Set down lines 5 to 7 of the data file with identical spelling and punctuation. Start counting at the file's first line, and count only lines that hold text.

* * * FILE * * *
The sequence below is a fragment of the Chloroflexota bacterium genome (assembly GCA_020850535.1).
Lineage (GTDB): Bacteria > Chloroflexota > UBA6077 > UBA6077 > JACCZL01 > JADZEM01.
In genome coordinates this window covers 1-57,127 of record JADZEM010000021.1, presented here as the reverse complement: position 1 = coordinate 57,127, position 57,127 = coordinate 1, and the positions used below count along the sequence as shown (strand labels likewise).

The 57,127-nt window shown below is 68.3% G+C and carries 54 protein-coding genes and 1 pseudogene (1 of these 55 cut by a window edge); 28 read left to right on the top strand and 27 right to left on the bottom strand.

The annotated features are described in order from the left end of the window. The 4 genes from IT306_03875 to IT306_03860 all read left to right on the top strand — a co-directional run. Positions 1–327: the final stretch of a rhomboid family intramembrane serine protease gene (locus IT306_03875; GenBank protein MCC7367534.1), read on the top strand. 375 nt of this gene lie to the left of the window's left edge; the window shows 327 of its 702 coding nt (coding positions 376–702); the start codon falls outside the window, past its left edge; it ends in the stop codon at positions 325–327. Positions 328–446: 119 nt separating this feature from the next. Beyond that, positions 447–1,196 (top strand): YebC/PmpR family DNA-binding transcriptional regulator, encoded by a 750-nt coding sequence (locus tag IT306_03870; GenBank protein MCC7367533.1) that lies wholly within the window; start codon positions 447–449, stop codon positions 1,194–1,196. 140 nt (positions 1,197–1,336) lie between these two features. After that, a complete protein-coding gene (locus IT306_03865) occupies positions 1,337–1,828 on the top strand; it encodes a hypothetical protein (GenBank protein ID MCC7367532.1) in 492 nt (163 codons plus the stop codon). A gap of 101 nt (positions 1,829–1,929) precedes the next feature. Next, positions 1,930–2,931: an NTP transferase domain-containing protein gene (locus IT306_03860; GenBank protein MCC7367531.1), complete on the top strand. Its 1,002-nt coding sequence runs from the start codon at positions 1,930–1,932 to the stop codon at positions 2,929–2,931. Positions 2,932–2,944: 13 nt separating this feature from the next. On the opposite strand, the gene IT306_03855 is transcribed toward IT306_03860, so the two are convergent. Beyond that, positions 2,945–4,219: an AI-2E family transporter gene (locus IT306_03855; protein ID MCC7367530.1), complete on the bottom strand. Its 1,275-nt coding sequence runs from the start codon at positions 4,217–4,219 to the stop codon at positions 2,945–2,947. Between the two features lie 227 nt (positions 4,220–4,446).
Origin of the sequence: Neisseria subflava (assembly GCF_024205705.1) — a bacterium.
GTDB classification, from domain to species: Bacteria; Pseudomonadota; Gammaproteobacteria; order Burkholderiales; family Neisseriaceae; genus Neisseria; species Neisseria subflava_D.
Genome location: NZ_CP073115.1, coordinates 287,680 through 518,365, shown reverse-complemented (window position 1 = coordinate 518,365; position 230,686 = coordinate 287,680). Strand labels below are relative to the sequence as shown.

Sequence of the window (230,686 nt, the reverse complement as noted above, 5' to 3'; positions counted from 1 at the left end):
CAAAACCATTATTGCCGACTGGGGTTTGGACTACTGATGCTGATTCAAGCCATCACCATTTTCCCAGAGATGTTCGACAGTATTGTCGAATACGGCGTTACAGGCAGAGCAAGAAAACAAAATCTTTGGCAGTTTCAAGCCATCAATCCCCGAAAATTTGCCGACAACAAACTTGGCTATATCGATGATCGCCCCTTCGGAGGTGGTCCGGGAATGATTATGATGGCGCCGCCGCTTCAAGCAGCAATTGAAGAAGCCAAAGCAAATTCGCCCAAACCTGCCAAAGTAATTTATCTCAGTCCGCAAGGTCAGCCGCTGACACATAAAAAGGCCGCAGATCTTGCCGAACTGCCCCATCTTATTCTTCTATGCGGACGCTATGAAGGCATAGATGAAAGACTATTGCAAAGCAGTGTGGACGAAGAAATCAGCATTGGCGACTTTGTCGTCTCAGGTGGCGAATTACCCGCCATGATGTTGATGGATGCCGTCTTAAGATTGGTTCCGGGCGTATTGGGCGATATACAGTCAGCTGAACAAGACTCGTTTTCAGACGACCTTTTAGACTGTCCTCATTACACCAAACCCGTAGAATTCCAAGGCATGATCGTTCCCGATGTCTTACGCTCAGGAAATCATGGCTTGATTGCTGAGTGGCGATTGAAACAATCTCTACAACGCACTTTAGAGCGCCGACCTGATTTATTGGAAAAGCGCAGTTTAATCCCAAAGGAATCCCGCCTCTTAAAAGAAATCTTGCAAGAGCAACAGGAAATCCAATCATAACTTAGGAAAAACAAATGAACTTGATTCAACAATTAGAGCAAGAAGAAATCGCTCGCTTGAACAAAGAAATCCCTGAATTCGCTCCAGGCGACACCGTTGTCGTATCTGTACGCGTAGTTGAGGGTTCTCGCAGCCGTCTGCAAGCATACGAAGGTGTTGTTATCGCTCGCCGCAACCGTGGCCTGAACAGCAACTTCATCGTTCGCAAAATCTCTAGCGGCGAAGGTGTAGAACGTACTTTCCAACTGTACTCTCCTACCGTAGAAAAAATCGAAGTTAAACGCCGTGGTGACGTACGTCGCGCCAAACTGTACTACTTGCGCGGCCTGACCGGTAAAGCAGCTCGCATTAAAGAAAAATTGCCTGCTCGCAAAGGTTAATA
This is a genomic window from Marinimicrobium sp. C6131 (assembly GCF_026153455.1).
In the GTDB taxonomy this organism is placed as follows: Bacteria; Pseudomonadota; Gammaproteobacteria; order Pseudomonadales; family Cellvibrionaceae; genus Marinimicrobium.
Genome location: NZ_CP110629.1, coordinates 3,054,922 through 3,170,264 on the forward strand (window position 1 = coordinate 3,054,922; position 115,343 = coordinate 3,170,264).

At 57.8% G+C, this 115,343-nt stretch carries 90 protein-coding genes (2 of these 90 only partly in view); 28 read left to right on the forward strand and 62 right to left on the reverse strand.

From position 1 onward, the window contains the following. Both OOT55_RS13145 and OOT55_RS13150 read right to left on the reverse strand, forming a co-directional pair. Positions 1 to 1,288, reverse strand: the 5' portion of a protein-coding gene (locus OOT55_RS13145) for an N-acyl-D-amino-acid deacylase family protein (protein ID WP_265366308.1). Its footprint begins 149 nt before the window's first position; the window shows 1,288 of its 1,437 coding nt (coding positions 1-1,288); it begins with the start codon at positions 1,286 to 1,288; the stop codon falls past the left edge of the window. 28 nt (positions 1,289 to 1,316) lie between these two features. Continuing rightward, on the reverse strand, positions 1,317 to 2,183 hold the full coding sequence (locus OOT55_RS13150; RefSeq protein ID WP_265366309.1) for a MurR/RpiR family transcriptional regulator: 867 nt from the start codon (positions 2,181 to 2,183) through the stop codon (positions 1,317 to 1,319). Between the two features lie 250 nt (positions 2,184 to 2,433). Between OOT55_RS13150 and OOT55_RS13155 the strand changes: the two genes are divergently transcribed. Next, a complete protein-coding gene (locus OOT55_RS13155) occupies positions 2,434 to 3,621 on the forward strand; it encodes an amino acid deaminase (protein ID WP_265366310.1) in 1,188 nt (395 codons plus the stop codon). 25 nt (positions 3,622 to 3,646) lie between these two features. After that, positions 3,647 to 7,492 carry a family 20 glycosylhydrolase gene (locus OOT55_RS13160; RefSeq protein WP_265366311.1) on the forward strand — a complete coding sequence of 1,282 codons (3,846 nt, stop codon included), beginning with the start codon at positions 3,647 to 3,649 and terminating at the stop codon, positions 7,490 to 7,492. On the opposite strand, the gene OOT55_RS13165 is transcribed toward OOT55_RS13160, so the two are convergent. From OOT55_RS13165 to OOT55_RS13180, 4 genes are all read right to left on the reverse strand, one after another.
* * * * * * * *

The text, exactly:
The annotated features are described in order from the left end of the window. The 4 genes from IT306_03875 to IT306_03860 all read left to right on the top strand — a co-directional run. Positions 1–327: the final stretch of a rhomboid family intramembrane serine protease gene (locus IT306_03875; GenBank protein MCC7367534.1), read on the top strand. 375 nt of this gene lie to the left of the window's left edge; the window shows 327 of its 702 coding nt (coding positions 376–702); the start codon falls outside the window, past its left edge; it ends in the stop codon at positions 325–327. Positions 328–446: 119 nt separating this feature from the next. Beyond that, positions 447–1,196 (top strand): YebC/PmpR family DNA-binding transcriptional regulator, encoded by a 750-nt coding sequence (locus tag IT306_03870; GenBank protein MCC7367533.1) that lies wholly within the window; start codon positions 447–449, stop codon positions 1,194–1,196. 140 nt (positions 1,197–1,336) lie between these two features. After that, a complete protein-coding gene (locus IT306_03865) occupies positions 1,337–1,828 on the top strand; it encodes a hypothetical protein (GenBank protein ID MCC7367532.1) in 492 nt (163 codons plus the stop codon). A gap of 101 nt (positions 1,829–1,929) precedes the next feature. Next, positions 1,930–2,931: an NTP transferase domain-containing protein gene (locus IT306_03860; GenBank protein MCC7367531.1), complete on the top strand. Its 1,002-nt coding sequence runs from the start codon at positions 1,930–1,932 to the stop codon at positions 2,929–2,931. Positions 2,932–2,944: 13 nt separating this feature from the next. On the opposite strand, the gene IT306_03855 is transcribed toward IT306_03860, so the two are convergent. Beyond that, positions 2,945–4,219: an AI-2E family transporter gene (locus IT306_03855; protein ID MCC7367530.1), complete on the bottom strand. Its 1,275-nt coding sequence runs from the start codon at positions 4,217–4,219 to the stop codon at positions 2,945–2,947. Between the two features lie 227 nt (positions 4,220–4,446).
Origin of the sequence: Neisseria subflava (assembly GCF_024205705.1) — a bacterium.
GTDB classification, from domain to species: Bacteria; Pseudomonadota; Gammaproteobacteria; order Burkholderiales; family Neisseriaceae; genus Neisseria; species Neisseria subflava_D.